In North Carolina, sexual offenses are similar to the violent offenses in many ways. In other ways, they are very different. Since the 1970’s this area of law has changed dramatically. Because awareness of these types of crimes has grown, the procedures have changed for law enforcement officials. Sexual offenses include such crimes as rape and statutory sex offense. These types of offenses are almost always felonies. In most cases, a conviction for a sex offense is punishable by a substantial prison sentence for even those with no criminal records. Convicted sex offenders are required to register with the state. The registered sex offenders are required to notify local authorities of their residence so that the public will be aware they live in the same vicinity as a convicted sexual offender. Those registries are published and available to anyone on the internet or through other informational outlets. This registration can subject a person to almost unbearable scrutiny and hatred.
A Word of Caution
Sex crimes are among the most vigorously prosecuted crimes in the state. It you are or think you might be charged with a sexual offense, it is critical that you retain an experienced criminal attorney immediately. If possible, that attorney should have experience trying sexual offenses in front of juries (not just entered a plea of guilty on behalf of his or her client). That attorney should have also represented sexual offenders on appeal. There are subtle differences in sex offense cases that are realized only through experience. An experienced criminal defense attorney will know the opportunities and obstacles presented by a sexual offense case.
For example, the surrender or arrest of a personal charged with a sexual offense is absolutely critical. In almost every sexual offense case, the defendant makes a harmful statement at or subsequent to arrest. Many times this is because the defendant thinks they can explain their way out of a situation or because they misunderstand the law. Law enforcement will encourage and in some cases pressure a defendant to come clean and admit to certain conduct for the benefit of the alleged victim or for some other moral reason. A law enforcement officer may say, “We know you did not want to hurt anyone? You just made a mistake. We just need to know what happened.” Defendant’s feel like if they admit it then everything will be alright and they can go home. Many times that admission will result in a conviction and a lengthy prison sentence.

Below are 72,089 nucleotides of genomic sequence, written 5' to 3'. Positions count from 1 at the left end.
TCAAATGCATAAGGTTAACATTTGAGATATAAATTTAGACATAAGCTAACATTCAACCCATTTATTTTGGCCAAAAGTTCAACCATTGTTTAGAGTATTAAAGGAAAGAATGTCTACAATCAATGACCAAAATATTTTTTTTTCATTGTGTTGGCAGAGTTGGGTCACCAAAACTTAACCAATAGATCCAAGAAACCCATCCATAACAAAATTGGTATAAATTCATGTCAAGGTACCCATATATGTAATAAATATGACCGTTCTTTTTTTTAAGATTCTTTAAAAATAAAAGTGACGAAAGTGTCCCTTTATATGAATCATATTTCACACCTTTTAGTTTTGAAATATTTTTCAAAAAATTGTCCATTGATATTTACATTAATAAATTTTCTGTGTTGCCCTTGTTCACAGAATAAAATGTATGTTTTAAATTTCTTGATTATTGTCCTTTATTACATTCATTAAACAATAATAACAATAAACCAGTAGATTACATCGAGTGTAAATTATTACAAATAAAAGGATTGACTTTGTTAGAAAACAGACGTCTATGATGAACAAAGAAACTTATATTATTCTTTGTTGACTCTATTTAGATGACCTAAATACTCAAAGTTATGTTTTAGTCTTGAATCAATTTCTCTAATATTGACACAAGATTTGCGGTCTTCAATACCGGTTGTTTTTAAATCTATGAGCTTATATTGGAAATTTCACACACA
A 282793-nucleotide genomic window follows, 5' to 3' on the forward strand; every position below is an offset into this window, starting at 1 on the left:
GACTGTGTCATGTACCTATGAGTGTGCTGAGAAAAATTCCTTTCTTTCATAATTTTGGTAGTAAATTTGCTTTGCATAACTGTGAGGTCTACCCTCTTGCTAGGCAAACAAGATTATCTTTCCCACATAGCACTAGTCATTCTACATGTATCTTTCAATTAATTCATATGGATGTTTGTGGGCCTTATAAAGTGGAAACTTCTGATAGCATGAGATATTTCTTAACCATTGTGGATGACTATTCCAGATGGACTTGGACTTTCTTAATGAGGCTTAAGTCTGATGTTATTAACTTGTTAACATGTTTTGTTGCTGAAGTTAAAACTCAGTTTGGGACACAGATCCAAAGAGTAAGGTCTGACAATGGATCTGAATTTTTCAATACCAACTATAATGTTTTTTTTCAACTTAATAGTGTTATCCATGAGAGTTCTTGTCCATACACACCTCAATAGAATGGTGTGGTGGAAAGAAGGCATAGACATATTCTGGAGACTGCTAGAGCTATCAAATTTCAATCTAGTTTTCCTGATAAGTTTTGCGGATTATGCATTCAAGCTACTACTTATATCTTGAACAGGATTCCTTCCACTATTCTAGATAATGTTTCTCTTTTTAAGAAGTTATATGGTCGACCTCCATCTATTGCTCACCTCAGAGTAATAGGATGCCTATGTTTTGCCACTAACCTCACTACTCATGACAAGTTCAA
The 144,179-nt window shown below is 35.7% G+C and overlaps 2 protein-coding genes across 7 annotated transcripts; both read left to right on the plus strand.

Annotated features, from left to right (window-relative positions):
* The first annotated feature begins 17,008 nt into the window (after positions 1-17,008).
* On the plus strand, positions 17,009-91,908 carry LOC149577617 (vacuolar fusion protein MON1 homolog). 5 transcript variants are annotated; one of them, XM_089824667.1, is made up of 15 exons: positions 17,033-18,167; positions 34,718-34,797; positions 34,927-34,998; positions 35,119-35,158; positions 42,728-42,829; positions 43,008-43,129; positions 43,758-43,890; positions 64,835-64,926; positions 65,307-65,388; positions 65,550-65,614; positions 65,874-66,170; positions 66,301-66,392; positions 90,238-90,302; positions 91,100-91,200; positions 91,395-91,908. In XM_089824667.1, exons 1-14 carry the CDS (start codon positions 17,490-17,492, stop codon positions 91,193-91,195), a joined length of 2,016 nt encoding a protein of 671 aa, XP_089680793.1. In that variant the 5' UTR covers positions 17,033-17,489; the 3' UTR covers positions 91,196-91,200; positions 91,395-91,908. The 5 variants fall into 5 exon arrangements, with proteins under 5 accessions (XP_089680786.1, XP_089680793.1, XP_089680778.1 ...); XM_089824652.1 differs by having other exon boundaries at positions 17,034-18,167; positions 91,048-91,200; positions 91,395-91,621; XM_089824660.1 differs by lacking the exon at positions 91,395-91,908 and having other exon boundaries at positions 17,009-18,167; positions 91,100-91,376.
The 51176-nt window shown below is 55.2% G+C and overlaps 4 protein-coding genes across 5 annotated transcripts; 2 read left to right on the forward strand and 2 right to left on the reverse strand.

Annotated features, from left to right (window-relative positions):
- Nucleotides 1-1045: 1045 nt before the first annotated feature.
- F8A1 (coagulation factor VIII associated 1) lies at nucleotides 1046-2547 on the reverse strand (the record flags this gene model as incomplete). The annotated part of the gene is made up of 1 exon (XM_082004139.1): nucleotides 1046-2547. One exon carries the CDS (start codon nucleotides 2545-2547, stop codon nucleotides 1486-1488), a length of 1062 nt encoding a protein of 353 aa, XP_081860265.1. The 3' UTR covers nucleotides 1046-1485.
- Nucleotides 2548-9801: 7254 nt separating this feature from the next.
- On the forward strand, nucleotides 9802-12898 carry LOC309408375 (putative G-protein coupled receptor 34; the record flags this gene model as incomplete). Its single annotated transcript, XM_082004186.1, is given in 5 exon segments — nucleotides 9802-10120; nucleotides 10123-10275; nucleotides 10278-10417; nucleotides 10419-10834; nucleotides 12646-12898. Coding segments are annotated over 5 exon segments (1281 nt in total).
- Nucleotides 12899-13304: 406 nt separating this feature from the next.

There are also important distinctions to consider in a sexual offense trial. For example, in a sexual offense trial the “victim” will probably testify. The cross-examination of a sexual offense “victim” is dramatically different from other types of cross-examinations. The prosecutor, judge and jury may be particularly protective. This protective instinct must be factored into your trial strategy. Of course, victims of sexual assault must be protected. However, as a defendant you have to be able to ask the questions necessary to develop your theory of defense or to demonstrate any reasonable doubt that exists as to your guilt.
There is another important consideration in these types of case. Generally, our legal system affords the presumption of innocence to those charged with crimes. Even those charged with murder enjoy such protections. In theory, sexual offense defendants are accorded the same protections. In reality, it is hard for people to hear such terrible accusations and not draw some inference of guilt. The effect of this phenomenon is that many sexual offense defendants must actually prove their innocence. While this is not the law, it is in many ways the reality of the world in which we live.